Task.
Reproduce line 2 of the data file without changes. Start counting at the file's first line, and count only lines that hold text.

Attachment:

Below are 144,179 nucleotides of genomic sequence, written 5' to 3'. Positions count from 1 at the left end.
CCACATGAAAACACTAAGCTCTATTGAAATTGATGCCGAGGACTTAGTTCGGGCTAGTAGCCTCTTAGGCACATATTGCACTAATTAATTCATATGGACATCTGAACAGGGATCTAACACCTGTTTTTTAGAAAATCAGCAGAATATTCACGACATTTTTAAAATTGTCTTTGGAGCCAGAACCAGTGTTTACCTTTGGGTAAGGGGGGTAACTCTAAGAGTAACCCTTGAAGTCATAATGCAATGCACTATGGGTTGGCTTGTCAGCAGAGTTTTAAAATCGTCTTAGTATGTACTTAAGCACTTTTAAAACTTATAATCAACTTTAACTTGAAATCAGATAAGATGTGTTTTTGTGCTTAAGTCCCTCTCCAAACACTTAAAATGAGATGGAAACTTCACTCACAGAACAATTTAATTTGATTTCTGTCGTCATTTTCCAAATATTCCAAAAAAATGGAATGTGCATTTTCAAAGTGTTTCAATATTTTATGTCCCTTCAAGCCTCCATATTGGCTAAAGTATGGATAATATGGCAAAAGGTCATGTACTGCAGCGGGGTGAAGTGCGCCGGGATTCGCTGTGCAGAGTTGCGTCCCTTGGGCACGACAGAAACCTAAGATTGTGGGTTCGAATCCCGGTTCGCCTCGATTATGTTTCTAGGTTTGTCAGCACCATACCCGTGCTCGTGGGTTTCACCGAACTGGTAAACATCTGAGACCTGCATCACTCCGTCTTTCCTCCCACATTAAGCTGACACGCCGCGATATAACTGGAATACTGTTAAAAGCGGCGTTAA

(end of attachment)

CCACATGAAAACACTAAGCTCTATTGAAATTGATGCCGAGGACTTAGTTCGGGCTAGTAGCCTCTTAGGCACATATTGCACTAATTAATTCATATGGACATCTGAACAGGGATCTAACACCTGTTTTTTAGAAAATCAGCAGAATATTCACGACATTTTTAAAATTGTCTTTGGAGCCAGAACCAGTGTTTACCTTTGGGTAAGGGGGGTAACTCTAAGAGTAACCCTTGAAGTCATAATGCAATGCACTATGGGTTGGCTTGTCAGCAGAGTTTTAAAATCGTCTTAGTATGTACTTAAGCACTTTTAAAACTTATAATCAACTTTAACTTGAAATCAGATAAGATGTGTTTTTGTGCTTAAGTCCCTCTCCAAACACTTAAAATGAGATGGAAACTTCACTCACAGAACAATTTAATTTGATTTCTGTCGTCATTTTCCAAATATTCCAAAAAAATGGAATGTGCATTTTCAAAGTGTTTCAATATTTTATGTCCCTTCAAGCCTCCATATTGGCTAAAGTATGGATAATATGGCAAAAGGTCATGTACTGCAGCGGGGTGAAGTGCGCCGGGATTCGCTGTGCAGAGTTGCGTCCCTTGGGCACGACAGAAACCTAAGATTGTGGGTTCGAATCCCGGTTCGCCTCGATTATGTTTCTAGGTTTGTCAGCACCATACCCGTGCTCGTGGGTTTCACCGAACTGGTAAACATCTGAGACCTGCATCACTCCGTCTTTCCTCCCACATTAAGCTGACACGCCGCGATATAACTGGAATACTGTTAAAAGCGGCGTTAA